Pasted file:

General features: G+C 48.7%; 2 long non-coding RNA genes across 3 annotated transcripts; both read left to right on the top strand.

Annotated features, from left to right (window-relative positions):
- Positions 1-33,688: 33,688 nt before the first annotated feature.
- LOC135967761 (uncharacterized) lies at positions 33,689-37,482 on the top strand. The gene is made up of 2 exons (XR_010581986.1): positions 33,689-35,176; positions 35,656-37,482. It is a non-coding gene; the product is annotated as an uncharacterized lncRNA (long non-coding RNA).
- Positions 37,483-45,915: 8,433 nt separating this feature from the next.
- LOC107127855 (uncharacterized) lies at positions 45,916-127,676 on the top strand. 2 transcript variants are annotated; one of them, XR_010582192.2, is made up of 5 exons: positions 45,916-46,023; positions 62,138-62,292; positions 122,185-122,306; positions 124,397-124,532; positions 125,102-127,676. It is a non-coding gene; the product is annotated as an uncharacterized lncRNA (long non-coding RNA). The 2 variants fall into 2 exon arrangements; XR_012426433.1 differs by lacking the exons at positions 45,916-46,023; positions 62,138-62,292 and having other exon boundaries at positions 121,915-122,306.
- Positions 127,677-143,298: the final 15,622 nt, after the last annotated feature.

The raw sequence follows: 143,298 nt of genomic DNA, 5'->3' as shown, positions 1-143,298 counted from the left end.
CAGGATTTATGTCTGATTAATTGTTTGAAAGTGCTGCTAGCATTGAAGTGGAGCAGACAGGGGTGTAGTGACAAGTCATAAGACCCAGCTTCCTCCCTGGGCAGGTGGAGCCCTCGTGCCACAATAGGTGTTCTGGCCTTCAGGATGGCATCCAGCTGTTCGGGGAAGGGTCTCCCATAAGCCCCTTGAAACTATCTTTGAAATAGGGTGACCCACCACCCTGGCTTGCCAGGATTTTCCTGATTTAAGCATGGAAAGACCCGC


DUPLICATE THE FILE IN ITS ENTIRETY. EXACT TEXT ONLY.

General features: G+C 48.7%; 2 long non-coding RNA genes across 3 annotated transcripts; both read left to right on the top strand.

Annotated features, from left to right (window-relative positions):
- Positions 1-33,688: 33,688 nt before the first annotated feature.
- LOC135967761 (uncharacterized) lies at positions 33,689-37,482 on the top strand. The gene is made up of 2 exons (XR_010581986.1): positions 33,689-35,176; positions 35,656-37,482. It is a non-coding gene; the product is annotated as an uncharacterized lncRNA (long non-coding RNA).
- Positions 37,483-45,915: 8,433 nt separating this feature from the next.
- LOC107127855 (uncharacterized) lies at positions 45,916-127,676 on the top strand. 2 transcript variants are annotated; one of them, XR_010582192.2, is made up of 5 exons: positions 45,916-46,023; positions 62,138-62,292; positions 122,185-122,306; positions 124,397-124,532; positions 125,102-127,676. It is a non-coding gene; the product is annotated as an uncharacterized lncRNA (long non-coding RNA). The 2 variants fall into 2 exon arrangements; XR_012426433.1 differs by lacking the exons at positions 45,916-46,023; positions 62,138-62,292 and having other exon boundaries at positions 121,915-122,306.
- Positions 127,677-143,298: the final 15,622 nt, after the last annotated feature.

The raw sequence follows: 143,298 nt of genomic DNA, 5'->3' as shown, positions 1-143,298 counted from the left end.
CAGGATTTATGTCTGATTAATTGTTTGAAAGTGCTGCTAGCATTGAAGTGGAGCAGACAGGGGTGTAGTGACAAGTCATAAGACCCAGCTTCCTCCCTGGGCAGGTGGAGCCCTCGTGCCACAATAGGTGTTCTGGCCTTCAGGATGGCATCCAGCTGTTCGGGGAAGGGTCTCCCATAAGCCCCTTGAAACTATCTTTGAAATAGGGTGACCCACCACCCTGGCTTGCCAGGATTTTCCTGATTTAAGCATGGAAAGACCCGC